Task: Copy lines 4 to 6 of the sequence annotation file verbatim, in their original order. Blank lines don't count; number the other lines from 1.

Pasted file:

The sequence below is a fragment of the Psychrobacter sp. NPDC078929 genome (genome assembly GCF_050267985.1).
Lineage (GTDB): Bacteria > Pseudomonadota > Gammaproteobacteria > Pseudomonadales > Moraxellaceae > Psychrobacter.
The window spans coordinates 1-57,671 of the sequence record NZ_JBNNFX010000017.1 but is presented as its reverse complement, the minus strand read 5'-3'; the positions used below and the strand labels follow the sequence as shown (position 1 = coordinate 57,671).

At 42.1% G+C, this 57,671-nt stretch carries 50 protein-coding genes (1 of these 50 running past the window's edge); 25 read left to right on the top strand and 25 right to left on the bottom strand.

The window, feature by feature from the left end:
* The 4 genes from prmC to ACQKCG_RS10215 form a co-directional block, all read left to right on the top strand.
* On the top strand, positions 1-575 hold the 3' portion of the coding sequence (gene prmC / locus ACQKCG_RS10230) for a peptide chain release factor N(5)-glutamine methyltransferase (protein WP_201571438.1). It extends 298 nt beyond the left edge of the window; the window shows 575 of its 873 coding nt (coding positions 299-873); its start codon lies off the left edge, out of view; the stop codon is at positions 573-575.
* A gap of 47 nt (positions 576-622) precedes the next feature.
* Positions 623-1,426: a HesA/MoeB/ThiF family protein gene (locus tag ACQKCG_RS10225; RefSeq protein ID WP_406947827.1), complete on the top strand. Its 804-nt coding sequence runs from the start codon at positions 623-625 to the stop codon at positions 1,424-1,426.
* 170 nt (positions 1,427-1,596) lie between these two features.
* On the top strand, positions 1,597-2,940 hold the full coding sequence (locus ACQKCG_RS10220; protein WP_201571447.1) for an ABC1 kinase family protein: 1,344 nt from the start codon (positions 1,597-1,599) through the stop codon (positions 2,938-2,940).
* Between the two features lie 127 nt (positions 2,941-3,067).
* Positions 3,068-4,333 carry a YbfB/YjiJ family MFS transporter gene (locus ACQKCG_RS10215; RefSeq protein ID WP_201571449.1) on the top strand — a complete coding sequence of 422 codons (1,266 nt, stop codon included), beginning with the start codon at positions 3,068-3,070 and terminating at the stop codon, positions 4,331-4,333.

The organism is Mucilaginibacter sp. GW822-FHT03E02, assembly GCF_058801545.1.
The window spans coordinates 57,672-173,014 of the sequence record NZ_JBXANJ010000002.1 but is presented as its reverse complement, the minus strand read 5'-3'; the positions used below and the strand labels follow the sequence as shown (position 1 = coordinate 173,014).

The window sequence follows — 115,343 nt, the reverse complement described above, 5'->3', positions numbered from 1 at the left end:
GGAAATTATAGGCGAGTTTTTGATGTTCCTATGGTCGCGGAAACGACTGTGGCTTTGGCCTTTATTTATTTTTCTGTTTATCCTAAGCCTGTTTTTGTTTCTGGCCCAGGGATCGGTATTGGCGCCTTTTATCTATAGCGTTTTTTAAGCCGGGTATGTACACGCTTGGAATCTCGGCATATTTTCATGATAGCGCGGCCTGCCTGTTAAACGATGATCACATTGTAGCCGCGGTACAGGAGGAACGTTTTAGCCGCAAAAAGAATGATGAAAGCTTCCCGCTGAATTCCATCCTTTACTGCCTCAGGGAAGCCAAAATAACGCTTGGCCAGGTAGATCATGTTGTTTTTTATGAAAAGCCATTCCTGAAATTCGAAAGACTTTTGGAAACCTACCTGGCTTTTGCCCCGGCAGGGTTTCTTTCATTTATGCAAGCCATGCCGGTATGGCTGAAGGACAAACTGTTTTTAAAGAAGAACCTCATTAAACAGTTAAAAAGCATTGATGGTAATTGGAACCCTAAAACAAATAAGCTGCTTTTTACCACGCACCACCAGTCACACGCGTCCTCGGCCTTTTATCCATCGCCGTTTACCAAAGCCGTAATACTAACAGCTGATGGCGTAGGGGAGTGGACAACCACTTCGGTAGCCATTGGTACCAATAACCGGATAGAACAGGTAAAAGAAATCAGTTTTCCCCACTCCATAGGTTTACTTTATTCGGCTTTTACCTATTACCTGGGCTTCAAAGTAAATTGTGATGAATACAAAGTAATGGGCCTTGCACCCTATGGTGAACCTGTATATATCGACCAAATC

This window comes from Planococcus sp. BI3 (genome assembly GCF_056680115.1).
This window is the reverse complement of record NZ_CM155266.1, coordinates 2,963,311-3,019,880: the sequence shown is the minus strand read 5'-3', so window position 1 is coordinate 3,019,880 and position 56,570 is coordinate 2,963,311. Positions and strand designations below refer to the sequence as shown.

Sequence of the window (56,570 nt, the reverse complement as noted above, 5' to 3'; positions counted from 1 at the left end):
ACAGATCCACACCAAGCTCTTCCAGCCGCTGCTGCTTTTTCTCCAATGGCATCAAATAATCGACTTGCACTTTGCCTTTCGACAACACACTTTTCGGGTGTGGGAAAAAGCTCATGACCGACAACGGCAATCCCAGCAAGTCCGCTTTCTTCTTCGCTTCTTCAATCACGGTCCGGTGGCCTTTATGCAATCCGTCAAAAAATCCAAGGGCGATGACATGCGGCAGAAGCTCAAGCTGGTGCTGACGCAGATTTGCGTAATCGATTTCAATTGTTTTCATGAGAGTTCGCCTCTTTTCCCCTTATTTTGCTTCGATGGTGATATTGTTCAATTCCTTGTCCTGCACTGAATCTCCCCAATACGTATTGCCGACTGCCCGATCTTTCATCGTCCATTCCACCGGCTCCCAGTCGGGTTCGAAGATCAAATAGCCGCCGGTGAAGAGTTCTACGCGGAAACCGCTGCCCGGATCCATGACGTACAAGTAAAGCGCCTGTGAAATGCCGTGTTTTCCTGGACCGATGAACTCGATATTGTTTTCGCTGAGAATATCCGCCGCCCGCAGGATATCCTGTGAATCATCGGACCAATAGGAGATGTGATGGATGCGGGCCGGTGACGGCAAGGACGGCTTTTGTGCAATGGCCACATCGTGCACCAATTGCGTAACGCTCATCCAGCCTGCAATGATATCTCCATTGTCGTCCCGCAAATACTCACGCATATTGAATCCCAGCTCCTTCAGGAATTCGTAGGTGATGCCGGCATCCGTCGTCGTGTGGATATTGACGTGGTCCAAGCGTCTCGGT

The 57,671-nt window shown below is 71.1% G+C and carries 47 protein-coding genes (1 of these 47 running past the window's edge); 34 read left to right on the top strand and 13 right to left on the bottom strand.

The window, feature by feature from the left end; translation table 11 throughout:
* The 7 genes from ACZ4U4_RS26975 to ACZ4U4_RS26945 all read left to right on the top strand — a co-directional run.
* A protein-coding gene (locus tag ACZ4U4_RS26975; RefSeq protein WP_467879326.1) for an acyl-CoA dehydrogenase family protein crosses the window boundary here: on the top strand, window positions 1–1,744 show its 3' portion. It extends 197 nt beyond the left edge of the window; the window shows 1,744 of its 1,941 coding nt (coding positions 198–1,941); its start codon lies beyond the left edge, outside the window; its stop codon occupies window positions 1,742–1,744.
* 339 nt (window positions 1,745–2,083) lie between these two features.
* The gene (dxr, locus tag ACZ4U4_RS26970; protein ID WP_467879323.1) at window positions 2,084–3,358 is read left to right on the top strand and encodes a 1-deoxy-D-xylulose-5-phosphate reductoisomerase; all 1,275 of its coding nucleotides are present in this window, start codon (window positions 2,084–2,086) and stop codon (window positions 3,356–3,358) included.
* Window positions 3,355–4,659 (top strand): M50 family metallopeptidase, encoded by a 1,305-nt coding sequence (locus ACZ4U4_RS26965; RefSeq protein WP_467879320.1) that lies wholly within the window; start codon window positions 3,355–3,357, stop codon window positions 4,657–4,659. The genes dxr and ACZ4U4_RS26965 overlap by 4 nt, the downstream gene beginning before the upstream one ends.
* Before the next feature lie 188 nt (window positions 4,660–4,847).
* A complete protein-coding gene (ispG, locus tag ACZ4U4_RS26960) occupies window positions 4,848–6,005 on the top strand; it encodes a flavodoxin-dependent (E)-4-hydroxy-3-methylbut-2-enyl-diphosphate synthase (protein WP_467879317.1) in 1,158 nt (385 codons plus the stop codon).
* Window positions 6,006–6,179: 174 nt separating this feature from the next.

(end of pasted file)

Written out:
At 42.1% G+C, this 57,671-nt stretch carries 50 protein-coding genes (1 of these 50 running past the window's edge); 25 read left to right on the top strand and 25 right to left on the bottom strand.

The window, feature by feature from the left end:
* The 4 genes from prmC to ACQKCG_RS10215 form a co-directional block, all read left to right on the top strand.